The text of the Trans-Pacific Partnership, modified to take account of United States withdrawal from participation, was released on February 20/2018, and is to be signed on March 8/2018, with faster-than-usual ratification expected to take place in the coming months. (Signatories are Japan, Canada and Mexico, Australia and New Zealand, Malaysia and Singapore and Brunei, and Vietnam). The TPP was signed on February 4/2016, and then the United States withdrew, on January 30/17, from what was a US-initiated deal –this move was considered the "first strike" in the new United States approach to trade policy. The WCO approach to international trade and investment agreements is to focus on the quantitative terms of the agreement (movements in tariff and duty rates, generally applied to invoiced values) that are a substitute for exchange rate movements and, from this perspective, the TPP has a wide number of changes in tariffs and duties on specific agricultural products (edible and forest products), with a wide variety of implementation times (ranging from reduction immediately after ratification, to as long as 15 years for some products). The same general statement applies to many industrial goods, including minerals and to specific manufactured goods, particularly steel, but also industrial machinery, chemical and plastic products. Among the sub-plots of multi-nation agreements are the embedded bilateral arrangements, and, for the TPP, one of these is movement by Japan for greater access to North American automobile markets (changes in content rules for tariff-free access), set against the interest of the North American signatories (Canada and Mexico) for more access to Japan agricultural markets (regarded as highly protected). Another such sub-plot is greater access for Vietnam textiles to Japan, although this is less than the original hope of Vietnam in entering the TPP, which was for greater trade with the United States. Yet another sub-plot is how much the TPP improves on the 2014 Australia-Japan free trade agreement (JAEPA).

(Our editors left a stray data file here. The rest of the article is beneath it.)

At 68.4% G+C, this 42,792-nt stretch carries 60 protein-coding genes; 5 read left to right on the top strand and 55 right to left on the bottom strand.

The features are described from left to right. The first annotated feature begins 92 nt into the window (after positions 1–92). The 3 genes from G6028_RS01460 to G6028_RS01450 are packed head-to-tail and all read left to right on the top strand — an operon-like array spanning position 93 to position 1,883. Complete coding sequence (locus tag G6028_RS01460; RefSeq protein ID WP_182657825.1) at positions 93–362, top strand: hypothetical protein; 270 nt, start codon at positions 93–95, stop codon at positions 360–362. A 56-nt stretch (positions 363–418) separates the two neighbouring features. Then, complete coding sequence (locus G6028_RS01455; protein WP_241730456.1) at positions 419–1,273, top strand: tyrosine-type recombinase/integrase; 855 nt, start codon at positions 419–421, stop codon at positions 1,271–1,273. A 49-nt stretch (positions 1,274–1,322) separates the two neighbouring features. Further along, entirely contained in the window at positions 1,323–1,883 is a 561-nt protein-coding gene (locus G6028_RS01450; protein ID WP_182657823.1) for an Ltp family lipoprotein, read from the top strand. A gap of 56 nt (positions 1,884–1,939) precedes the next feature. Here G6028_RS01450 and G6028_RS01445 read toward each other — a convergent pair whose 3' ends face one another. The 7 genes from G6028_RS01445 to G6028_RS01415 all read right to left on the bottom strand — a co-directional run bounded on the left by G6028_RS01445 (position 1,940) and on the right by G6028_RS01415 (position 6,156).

WCO has been reviewing something we found interesting (although not, it turns out, of great importance) back at the end of January, which were remarks by US Treasury Secretary Mnuchin, reported by many sources, that "obviously, a weaker dollar is good for [the United States] as it relates to trade and opportunities". These sources also suggested that he modified his remarks over the next day or so. Criticisms of Mnuchin’s statements seemed to dwell on several concerns: that the US was thinking about engineering a devaluation of the US dollar as part of its trade offensive; that, by saying anything at all, he was contributing to currency movements not based on fundamental factors; and that he was violating previously-agreed upon terms of reference on currency markets. Examining the latter, WCO reviewed references to currency movements in communiques from previous G-20 Economic Summits. In recent years, these communiques either explicitly state currency policy, or state that previously stated policies will continue. From the 2016 Germany Summit:”We reiterate that excess volatility and disorderly movements in exchange rates can have adverse implications for economic and financial stability. Our relevant authorities will consult closely on exchange markets. We reaffirm our previous exchange rate commitments, including that we will refrain from competitive devaluations and we will not target our exchange rates for competitive purposes. We will carefully calibrate and clearly communicate our macroeconomic and structural policy actions to reduce policy uncertainty, minimize negative spillovers and promote transparency.” And, from the 2013 Russia Summit: “We reiterate our commitments to move more rapidly toward more market-determined exchange rate systems and exchange rate flexibility to reflect underlying fundamentals, and avoid persistent exchange rate misalignments. We will refrain from competitive devaluation and will not target our exchange rates for competitive purposes. We will resist all forms of protectionism and keep our markets open.” WCO adds that the traditional US policy notion of a strong dollar was never equivalent to an appreciating dollar – by the same token, advocating a weaker dollar at a point in time does not contradict a strong dollar policy. Still, it is easy to see why EC governor Draghi, among others, felt the need to reiterate recent commitments regarding high-level currency management. More on this in future WCOs.